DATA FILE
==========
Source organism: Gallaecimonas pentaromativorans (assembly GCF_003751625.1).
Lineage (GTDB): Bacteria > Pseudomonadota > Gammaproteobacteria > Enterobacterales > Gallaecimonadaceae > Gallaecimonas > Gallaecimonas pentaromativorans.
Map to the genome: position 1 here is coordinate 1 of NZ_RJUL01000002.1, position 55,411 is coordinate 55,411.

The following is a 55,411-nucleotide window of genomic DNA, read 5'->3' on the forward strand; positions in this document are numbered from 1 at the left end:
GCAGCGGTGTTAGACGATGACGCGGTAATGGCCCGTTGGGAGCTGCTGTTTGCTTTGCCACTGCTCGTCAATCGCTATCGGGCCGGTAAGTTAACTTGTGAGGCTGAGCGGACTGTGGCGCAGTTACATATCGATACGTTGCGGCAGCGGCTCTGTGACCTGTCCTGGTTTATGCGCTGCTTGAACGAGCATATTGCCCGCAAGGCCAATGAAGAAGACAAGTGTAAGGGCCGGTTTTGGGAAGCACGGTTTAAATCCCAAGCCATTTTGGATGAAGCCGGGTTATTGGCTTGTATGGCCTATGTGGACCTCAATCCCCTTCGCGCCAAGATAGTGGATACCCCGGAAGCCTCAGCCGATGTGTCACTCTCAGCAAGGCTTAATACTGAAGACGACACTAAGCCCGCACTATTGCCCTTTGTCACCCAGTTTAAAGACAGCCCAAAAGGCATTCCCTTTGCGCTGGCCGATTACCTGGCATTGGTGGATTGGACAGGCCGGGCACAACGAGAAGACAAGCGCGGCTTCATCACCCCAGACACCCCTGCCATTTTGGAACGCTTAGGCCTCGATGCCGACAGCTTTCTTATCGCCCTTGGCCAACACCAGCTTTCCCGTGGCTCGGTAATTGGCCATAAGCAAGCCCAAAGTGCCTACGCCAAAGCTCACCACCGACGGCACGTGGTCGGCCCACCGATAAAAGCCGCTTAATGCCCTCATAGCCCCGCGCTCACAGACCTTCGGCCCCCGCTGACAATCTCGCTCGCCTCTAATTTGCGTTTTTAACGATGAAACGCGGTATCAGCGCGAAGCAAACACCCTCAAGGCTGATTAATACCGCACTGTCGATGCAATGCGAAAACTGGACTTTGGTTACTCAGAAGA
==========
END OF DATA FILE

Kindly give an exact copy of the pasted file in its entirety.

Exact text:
Source organism: Gallaecimonas pentaromativorans (assembly GCF_003751625.1).
Lineage (GTDB): Bacteria > Pseudomonadota > Gammaproteobacteria > Enterobacterales > Gallaecimonadaceae > Gallaecimonas > Gallaecimonas pentaromativorans.
Map to the genome: position 1 here is coordinate 1 of NZ_RJUL01000002.1, position 55,411 is coordinate 55,411.

The following is a 55,411-nucleotide window of genomic DNA, read 5'->3' on the forward strand; positions in this document are numbered from 1 at the left end:
GCAGCGGTGTTAGACGATGACGCGGTAATGGCCCGTTGGGAGCTGCTGTTTGCTTTGCCACTGCTCGTCAATCGCTATCGGGCCGGTAAGTTAACTTGTGAGGCTGAGCGGACTGTGGCGCAGTTACATATCGATACGTTGCGGCAGCGGCTCTGTGACCTGTCCTGGTTTATGCGCTGCTTGAACGAGCATATTGCCCGCAAGGCCAATGAAGAAGACAAGTGTAAGGGCCGGTTTTGGGAAGCACGGTTTAAATCCCAAGCCATTTTGGATGAAGCCGGGTTATTGGCTTGTATGGCCTATGTGGACCTCAATCCCCTTCGCGCCAAGATAGTGGATACCCCGGAAGCCTCAGCCGATGTGTCACTCTCAGCAAGGCTTAATACTGAAGACGACACTAAGCCCGCACTATTGCCCTTTGTCACCCAGTTTAAAGACAGCCCAAAAGGCATTCCCTTTGCGCTGGCCGATTACCTGGCATTGGTGGATTGGACAGGCCGGGCACAACGAGAAGACAAGCGCGGCTTCATCACCCCAGACACCCCTGCCATTTTGGAACGCTTAGGCCTCGATGCCGACAGCTTTCTTATCGCCCTTGGCCAACACCAGCTTTCCCGTGGCTCGGTAATTGGCCATAAGCAAGCCCAAAGTGCCTACGCCAAAGCTCACCACCGACGGCACGTGGTCGGCCCACCGATAAAAGCCGCTTAATGCCCTCATAGCCCCGCGCTCACAGACCTTCGGCCCCCGCTGACAATCTCGCTCGCCTCTAATTTGCGTTTTTAACGATGAAACGCGGTATCAGCGCGAAGCAAACACCCTCAAGGCTGATTAATACCGCACTGTCGATGCAATGCGAAAACTGGACTTTGGTTACTCAGAAGA